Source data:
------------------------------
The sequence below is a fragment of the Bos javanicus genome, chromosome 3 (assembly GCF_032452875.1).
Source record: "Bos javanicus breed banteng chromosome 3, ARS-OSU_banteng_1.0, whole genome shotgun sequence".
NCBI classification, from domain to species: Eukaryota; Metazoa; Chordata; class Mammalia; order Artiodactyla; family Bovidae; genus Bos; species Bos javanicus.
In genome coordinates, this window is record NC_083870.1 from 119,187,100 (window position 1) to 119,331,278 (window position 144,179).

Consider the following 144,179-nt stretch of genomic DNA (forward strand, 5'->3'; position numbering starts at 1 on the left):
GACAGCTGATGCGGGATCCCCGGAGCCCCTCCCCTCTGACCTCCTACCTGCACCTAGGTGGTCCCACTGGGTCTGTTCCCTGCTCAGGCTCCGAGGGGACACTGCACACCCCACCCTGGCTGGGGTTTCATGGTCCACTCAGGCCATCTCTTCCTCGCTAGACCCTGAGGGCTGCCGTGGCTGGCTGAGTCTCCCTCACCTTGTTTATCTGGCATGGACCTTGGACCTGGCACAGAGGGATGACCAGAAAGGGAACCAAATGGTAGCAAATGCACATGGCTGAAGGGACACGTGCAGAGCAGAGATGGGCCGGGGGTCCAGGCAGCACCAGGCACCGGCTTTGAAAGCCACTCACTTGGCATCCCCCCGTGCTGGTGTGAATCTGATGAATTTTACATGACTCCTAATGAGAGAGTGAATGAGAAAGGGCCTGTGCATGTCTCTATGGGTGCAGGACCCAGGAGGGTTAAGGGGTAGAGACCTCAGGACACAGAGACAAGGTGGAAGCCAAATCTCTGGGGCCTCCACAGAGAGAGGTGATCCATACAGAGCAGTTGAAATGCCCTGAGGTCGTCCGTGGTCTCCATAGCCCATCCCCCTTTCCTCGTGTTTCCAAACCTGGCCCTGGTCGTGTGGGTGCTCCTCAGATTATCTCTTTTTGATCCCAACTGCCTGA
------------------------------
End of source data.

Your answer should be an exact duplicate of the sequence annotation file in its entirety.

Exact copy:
The sequence below is a fragment of the Bos javanicus genome, chromosome 3 (assembly GCF_032452875.1).
Source record: "Bos javanicus breed banteng chromosome 3, ARS-OSU_banteng_1.0, whole genome shotgun sequence".
NCBI classification, from domain to species: Eukaryota; Metazoa; Chordata; class Mammalia; order Artiodactyla; family Bovidae; genus Bos; species Bos javanicus.
In genome coordinates, this window is record NC_083870.1 from 119,187,100 (window position 1) to 119,331,278 (window position 144,179).

Consider the following 144,179-nt stretch of genomic DNA (forward strand, 5'->3'; position numbering starts at 1 on the left):
GACAGCTGATGCGGGATCCCCGGAGCCCCTCCCCTCTGACCTCCTACCTGCACCTAGGTGGTCCCACTGGGTCTGTTCCCTGCTCAGGCTCCGAGGGGACACTGCACACCCCACCCTGGCTGGGGTTTCATGGTCCACTCAGGCCATCTCTTCCTCGCTAGACCCTGAGGGCTGCCGTGGCTGGCTGAGTCTCCCTCACCTTGTTTATCTGGCATGGACCTTGGACCTGGCACAGAGGGATGACCAGAAAGGGAACCAAATGGTAGCAAATGCACATGGCTGAAGGGACACGTGCAGAGCAGAGATGGGCCGGGGGTCCAGGCAGCACCAGGCACCGGCTTTGAAAGCCACTCACTTGGCATCCCCCCGTGCTGGTGTGAATCTGATGAATTTTACATGACTCCTAATGAGAGAGTGAATGAGAAAGGGCCTGTGCATGTCTCTATGGGTGCAGGACCCAGGAGGGTTAAGGGGTAGAGACCTCAGGACACAGAGACAAGGTGGAAGCCAAATCTCTGGGGCCTCCACAGAGAGAGGTGATCCATACAGAGCAGTTGAAATGCCCTGAGGTCGTCCGTGGTCTCCATAGCCCATCCCCCTTTCCTCGTGTTTCCAAACCTGGCCCTGGTCGTGTGGGTGCTCCTCAGATTATCTCTTTTTGATCCCAACTGCCTGA